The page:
CD: To some extent, yes, it affected other episodes, but not in such a way that I thought we failed. The season finale wasn’t what I wanted at all. This is the first time where I actually thought that the creative push-and-pull adversely affected the final product and I think it really shows. We could usually hide some of the tonal push-and-pull underneath fun dialogue, or underneath fun story points, or underneath fun visuals. It’s a show that goes so fast and it’s paced so quickly that you may not notice some of the things that bug me the most, but it was always there. Again, I fault nobody for wanting to make a great show, it just became very difficult.
AVC: How late into the season did the finale get changed?
CD: It was very last minute. We had started writing the entire season in October or November of last year and had the entire season planned out—just as far as storyline goes—by Thanksgiving or Christmas or somewhere around there. We all knew what we wanted to do in the finale, and it was agreed upon very early on. I think altering the direction of the show by last-minute changing the finale was a unique opportunity for our producer to show that he owned this thing. It has to be hard when you’re the producer for Sam Raimi and Bruce Campbell—those guys are geniuses—and you don’t quite get the accolades or acknowledgment that they do. I’d imagine you would want to assert your power where you can, and in this case he could.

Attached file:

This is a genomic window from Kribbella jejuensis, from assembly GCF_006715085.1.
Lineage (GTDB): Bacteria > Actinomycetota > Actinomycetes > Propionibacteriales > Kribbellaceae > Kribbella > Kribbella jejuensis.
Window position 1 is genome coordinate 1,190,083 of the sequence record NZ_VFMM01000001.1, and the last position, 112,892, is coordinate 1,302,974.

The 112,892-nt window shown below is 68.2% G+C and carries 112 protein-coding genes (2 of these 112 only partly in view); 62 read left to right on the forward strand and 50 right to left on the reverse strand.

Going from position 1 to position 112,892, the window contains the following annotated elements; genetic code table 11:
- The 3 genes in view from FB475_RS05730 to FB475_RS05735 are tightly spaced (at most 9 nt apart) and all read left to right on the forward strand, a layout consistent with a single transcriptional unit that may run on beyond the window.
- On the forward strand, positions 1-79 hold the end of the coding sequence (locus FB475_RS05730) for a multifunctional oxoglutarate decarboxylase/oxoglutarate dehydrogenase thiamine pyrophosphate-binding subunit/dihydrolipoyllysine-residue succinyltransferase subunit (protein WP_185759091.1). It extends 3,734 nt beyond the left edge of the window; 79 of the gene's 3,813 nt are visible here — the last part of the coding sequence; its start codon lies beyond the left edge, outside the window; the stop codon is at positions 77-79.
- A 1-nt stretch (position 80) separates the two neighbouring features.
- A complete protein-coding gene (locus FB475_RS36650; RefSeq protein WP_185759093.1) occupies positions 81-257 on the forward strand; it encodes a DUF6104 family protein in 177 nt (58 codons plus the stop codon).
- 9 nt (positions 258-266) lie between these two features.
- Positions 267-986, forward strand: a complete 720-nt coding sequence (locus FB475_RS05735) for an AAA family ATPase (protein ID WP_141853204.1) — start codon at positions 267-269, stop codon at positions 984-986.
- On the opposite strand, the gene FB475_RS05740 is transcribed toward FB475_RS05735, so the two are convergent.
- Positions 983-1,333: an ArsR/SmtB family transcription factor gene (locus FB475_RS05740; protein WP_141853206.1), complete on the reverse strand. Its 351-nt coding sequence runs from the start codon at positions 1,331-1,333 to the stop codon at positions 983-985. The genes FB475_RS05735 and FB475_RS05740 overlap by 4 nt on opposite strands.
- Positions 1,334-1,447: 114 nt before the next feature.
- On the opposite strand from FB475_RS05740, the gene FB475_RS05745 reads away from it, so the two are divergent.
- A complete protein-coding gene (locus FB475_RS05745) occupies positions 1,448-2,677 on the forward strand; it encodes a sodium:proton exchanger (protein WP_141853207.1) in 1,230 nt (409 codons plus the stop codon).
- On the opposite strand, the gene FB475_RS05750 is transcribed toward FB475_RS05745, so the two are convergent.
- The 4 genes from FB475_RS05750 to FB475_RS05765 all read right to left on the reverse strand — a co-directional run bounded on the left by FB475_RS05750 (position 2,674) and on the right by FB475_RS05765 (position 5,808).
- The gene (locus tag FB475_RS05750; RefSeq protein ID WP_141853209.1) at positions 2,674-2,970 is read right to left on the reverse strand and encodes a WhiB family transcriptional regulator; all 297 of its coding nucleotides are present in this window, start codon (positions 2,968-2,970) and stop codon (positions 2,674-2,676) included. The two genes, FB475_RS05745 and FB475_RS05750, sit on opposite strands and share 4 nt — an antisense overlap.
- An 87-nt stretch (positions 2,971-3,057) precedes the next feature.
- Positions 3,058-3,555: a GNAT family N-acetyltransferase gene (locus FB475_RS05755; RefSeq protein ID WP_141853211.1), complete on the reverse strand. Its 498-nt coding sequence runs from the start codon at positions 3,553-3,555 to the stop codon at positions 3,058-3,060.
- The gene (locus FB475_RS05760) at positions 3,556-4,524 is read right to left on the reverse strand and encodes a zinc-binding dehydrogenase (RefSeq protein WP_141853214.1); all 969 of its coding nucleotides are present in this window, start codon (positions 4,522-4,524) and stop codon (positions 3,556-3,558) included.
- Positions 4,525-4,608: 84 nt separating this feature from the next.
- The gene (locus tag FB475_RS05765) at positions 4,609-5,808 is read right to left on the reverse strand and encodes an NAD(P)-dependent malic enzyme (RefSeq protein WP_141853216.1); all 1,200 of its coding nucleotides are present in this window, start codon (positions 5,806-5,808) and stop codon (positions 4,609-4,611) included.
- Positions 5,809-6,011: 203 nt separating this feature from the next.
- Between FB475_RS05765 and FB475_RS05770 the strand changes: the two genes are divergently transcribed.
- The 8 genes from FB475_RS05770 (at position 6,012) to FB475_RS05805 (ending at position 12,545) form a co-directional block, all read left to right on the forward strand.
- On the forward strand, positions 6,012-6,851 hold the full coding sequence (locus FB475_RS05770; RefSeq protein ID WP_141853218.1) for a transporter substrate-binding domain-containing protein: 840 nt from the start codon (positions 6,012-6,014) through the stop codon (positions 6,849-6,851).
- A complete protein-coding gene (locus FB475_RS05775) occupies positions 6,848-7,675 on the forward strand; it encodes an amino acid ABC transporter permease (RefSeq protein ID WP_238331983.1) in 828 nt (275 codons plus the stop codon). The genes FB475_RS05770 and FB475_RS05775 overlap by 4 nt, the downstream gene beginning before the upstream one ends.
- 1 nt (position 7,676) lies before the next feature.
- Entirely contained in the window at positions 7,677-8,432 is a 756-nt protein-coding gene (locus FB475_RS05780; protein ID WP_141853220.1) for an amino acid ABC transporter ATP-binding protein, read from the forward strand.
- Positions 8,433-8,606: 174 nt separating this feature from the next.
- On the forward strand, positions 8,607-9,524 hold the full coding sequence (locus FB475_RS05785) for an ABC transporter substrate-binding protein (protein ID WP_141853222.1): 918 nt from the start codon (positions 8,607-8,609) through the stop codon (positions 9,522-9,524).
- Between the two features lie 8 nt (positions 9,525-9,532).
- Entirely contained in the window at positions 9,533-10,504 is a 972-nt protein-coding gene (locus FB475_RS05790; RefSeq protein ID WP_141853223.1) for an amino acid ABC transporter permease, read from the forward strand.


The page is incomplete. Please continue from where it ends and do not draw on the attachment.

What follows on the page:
I couldn’t really do anything about it. Starz is great—they always give great notes, and they always pushed us to do even crazier stuff with the show—but our producer owns part of the property, so there wasn’t a lot of recourse there. He was saying that, as a co-owner of this thing, this is the right way to go, and this is the wrong way to go, and at a certain point, they had to listen. I don’t exactly know, but I know by that point, I had been so set on doing the version we had talked about for months and months, and I wasn’t going to make those changes that he wanted.
We always wanted to go back and show people what happened before Ash got to the cabin [in season two, episode nine] which I thought would be really fun to see. I think it pulls everything together, and it’s a fun, interesting idea, especially if you’re a fan. You want to know what happened before this all started. And to show that, and have good reason to show that—like bringing Pablo back—I thought that was interesting.
AVC: The penultimate episode of the season hints at that idea, but the finale tosses that aside pretty quick.
CD: The finale’s story is so vastly different from what I wanted it to be and tonally it feels like another show. I think anything past the first three minutes is just completely different and I thought it really suffered because of that. We set up so much stuff for the entire season, so if you wipe the slate clean of an entire season before you pay off anything, that’s not really successful.